By Jamie Stiehm, Thomas Jefferson Street blog
Too often, our public discourse becomes public "discoarse." Then the song of democracy gets discordant. Sometimes we as a society forget we are all in this thing together.
Talk radio--read: Rush Limbaugh--started a vicious trend 20 years ago that has spread to other forms of media, like cable television and the Internet.
As I write for the Thomas Jefferson Street blog, I ask the reader to please hold his fire--and it is almost always "his." In this space, the few liberals among us get quite a whacking from readers. Mean-spirited comments are all the rage, it seems sometimes. Just this once I'd like to hear from a few in a more gentlemanly manner.
To the rescue comes James Leach, Chairman of the National Endowment for the Humanities. Leach is about halfway through a major civility initiative. He has plans to travel to all 50 states to speak about this civic virtue. Notice how close civility and civic are in Latin. The city, whether it's ancient Rome or modern Washington, works best when there is an agreed-upon way to disagree.
So far, halfway through the civility road tour, Leach says the results are spectacular when he goes out to the people to talk face-to-face about the American public square today.
"There's a hunger out there," he told me in the Politics and Prose bookstore in Northwest Washington. "The public is really concerned with how the political system operates." He says that concern runs as deep in New York as it does in Mississippi.
Leach, a former Republican congressman appointed by President Obama to the endowment, singled out mutual respect as too often missing across the partisan divide.
"The result that matters most is whether the two parties can work together for the common good," Leach said in a recent speech at New York University in his heartland style--he is an Iowa native.
The common good, what a refreshing notion. So is my Midwestern Grandmother Hicks' saying: "If you don't have anything nice to say, don't say it at all."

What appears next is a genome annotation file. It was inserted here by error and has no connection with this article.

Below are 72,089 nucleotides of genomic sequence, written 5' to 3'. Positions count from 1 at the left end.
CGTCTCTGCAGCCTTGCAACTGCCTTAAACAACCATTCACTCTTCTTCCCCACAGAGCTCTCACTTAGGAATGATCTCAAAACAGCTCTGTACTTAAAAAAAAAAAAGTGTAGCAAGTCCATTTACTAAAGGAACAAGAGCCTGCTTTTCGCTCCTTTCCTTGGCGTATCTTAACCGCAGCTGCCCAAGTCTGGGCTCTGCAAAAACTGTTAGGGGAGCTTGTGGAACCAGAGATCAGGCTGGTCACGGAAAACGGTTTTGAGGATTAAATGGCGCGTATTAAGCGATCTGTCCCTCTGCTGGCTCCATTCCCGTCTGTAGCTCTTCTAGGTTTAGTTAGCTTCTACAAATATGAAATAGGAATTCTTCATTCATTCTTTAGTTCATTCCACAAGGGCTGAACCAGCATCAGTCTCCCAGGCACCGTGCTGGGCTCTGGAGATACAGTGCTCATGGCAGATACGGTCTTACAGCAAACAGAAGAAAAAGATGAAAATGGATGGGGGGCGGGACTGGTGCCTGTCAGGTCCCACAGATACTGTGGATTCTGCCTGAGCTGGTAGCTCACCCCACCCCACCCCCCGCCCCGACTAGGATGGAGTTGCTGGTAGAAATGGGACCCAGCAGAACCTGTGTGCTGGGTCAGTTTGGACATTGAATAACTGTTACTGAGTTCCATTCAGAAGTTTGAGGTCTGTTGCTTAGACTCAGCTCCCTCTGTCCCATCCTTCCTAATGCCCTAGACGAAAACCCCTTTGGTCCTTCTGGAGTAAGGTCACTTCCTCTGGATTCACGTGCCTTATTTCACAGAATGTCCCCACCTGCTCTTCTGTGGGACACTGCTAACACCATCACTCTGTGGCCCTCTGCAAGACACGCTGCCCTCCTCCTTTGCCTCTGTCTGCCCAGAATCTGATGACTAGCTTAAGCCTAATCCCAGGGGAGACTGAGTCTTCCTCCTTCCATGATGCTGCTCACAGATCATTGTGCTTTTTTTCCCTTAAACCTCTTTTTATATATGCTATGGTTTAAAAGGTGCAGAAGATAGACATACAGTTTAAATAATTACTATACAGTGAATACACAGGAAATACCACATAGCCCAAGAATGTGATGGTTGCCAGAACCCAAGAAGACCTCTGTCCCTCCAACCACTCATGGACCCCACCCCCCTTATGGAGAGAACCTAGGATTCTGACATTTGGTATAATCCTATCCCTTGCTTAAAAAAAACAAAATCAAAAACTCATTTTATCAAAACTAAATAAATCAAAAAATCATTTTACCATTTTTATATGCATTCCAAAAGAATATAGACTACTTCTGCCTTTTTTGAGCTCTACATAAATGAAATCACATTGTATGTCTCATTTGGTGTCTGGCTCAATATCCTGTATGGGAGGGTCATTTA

Of course, this problem is not just the parties, but individuals inside and outside the government who have made politics a personal contact sport where winning is the only thing. Lately, perhaps the best outrage is Liz Cheney, who never got elected to anything in her life and is suddenly shamelessly acting as a self-appointed McCarthyite. For some reason, she started waging a private war on several government lawyers whose opinion differed from hers--I wonder why. And I also wonder why she gets covered by the press, but that's for another day.
By the way, missives like hers cannot go unremarked.
Yes, we've still got "very good haters" out there--the phrase comes from Dr. Samuel Johnson, author of the first English dictionary more than two centuries ago. And you can see them on any given day, chewing up the air waves and sowing seeds of discontent.
Leach knows well whereof he speaks. He was one of the moderate Republicans still walking around the Capitol when the Newt Gingrich-recruited Republican Class of 1994 came to town and burned the House institutions and customs down. The brash new majority even changed the time-honored names of committees and displayed their contempt for the federal government by shutting it down. That didn't go over too well, remember? As much as you might hate the government, it's hard to do without it.
That class declared their fealty in person to Rush Limbaugh, whom they credited with their historic victory. A rookie reporter then, I remember that scene like yesterday, but it was a long time ago.
The Class of 1994 got up to a lot of mischief and antics for which they will be remembered, but now we have to ask: 15 years later, is what we have what we collectively "mean" by America? And I mean, we are getting good at being mean in public spaces.
Or shall we follow an Iowan's lead, and strive for common sense for the common good?
Give Leach and his civility crusade a chance.
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